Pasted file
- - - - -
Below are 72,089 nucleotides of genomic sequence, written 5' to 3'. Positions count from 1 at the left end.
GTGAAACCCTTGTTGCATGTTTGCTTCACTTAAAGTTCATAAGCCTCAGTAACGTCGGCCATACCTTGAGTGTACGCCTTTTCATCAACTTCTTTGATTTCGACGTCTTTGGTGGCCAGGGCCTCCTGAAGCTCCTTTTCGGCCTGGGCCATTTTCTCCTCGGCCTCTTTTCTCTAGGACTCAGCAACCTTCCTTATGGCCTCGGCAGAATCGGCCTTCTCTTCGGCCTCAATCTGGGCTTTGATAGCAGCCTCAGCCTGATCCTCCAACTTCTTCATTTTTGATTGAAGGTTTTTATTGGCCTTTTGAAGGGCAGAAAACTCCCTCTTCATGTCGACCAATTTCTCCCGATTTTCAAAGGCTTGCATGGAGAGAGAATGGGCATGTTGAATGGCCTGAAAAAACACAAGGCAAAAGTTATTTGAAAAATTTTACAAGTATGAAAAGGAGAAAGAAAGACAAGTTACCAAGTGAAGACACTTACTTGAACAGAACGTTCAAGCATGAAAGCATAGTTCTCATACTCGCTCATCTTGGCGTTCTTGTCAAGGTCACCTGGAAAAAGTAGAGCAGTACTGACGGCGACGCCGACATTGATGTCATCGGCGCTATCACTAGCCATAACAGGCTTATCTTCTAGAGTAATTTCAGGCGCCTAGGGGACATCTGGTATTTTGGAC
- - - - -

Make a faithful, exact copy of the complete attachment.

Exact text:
Below are 72,089 nucleotides of genomic sequence, written 5' to 3'. Positions count from 1 at the left end.
GTGAAACCCTTGTTGCATGTTTGCTTCACTTAAAGTTCATAAGCCTCAGTAACGTCGGCCATACCTTGAGTGTACGCCTTTTCATCAACTTCTTTGATTTCGACGTCTTTGGTGGCCAGGGCCTCCTGAAGCTCCTTTTCGGCCTGGGCCATTTTCTCCTCGGCCTCTTTTCTCTAGGACTCAGCAACCTTCCTTATGGCCTCGGCAGAATCGGCCTTCTCTTCGGCCTCAATCTGGGCTTTGATAGCAGCCTCAGCCTGATCCTCCAACTTCTTCATTTTTGATTGAAGGTTTTTATTGGCCTTTTGAAGGGCAGAAAACTCCCTCTTCATGTCGACCAATTTCTCCCGATTTTCAAAGGCTTGCATGGAGAGAGAATGGGCATGTTGAATGGCCTGAAAAAACACAAGGCAAAAGTTATTTGAAAAATTTTACAAGTATGAAAAGGAGAAAGAAAGACAAGTTACCAAGTGAAGACACTTACTTGAACAGAACGTTCAAGCATGAAAGCATAGTTCTCATACTCGCTCATCTTGGCGTTCTTGTCAAGGTCACCTGGAAAAAGTAGAGCAGTACTGACGGCGACGCCGACATTGATGTCATCGGCGCTATCACTAGCCATAACAGGCTTATCTTCTAGAGTAATTTCAGGCGCCTAGGGGACATCTGGTATTTTGGAC